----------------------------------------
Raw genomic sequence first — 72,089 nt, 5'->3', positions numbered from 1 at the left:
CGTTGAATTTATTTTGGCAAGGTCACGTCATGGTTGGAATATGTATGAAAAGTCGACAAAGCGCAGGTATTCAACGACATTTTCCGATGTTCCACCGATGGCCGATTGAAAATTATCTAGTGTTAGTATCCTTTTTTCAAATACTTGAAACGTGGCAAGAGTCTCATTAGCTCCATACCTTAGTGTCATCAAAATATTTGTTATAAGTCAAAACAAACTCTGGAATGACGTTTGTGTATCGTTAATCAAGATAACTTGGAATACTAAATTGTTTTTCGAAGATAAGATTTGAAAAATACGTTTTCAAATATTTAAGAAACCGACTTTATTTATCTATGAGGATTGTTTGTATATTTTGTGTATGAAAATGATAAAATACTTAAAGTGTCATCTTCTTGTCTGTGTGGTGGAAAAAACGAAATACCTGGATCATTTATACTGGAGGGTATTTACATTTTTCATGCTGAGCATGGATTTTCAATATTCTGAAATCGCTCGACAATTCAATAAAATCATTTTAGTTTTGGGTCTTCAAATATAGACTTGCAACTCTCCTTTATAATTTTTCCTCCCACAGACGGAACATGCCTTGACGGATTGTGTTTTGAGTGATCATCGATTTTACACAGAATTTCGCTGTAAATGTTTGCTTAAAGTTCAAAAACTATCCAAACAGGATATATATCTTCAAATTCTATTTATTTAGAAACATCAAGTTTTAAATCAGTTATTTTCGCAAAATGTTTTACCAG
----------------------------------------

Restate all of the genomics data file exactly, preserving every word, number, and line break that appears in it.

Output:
Raw genomic sequence first — 72,089 nt, 5'->3', positions numbered from 1 at the left:
CGTTGAATTTATTTTGGCAAGGTCACGTCATGGTTGGAATATGTATGAAAAGTCGACAAAGCGCAGGTATTCAACGACATTTTCCGATGTTCCACCGATGGCCGATTGAAAATTATCTAGTGTTAGTATCCTTTTTTCAAATACTTGAAACGTGGCAAGAGTCTCATTAGCTCCATACCTTAGTGTCATCAAAATATTTGTTATAAGTCAAAACAAACTCTGGAATGACGTTTGTGTATCGTTAATCAAGATAACTTGGAATACTAAATTGTTTTTCGAAGATAAGATTTGAAAAATACGTTTTCAAATATTTAAGAAACCGACTTTATTTATCTATGAGGATTGTTTGTATATTTTGTGTATGAAAATGATAAAATACTTAAAGTGTCATCTTCTTGTCTGTGTGGTGGAAAAAACGAAATACCTGGATCATTTATACTGGAGGGTATTTACATTTTTCATGCTGAGCATGGATTTTCAATATTCTGAAATCGCTCGACAATTCAATAAAATCATTTTAGTTTTGGGTCTTCAAATATAGACTTGCAACTCTCCTTTATAATTTTTCCTCCCACAGACGGAACATGCCTTGACGGATTGTGTTTTGAGTGATCATCGATTTTACACAGAATTTCGCTGTAAATGTTTGCTTAAAGTTCAAAAACTATCCAAACAGGATATATATCTTCAAATTCTATTTATTTAGAAACATCAAGTTTTAAATCAGTTATTTTCGCAAAATGTTTTACCAG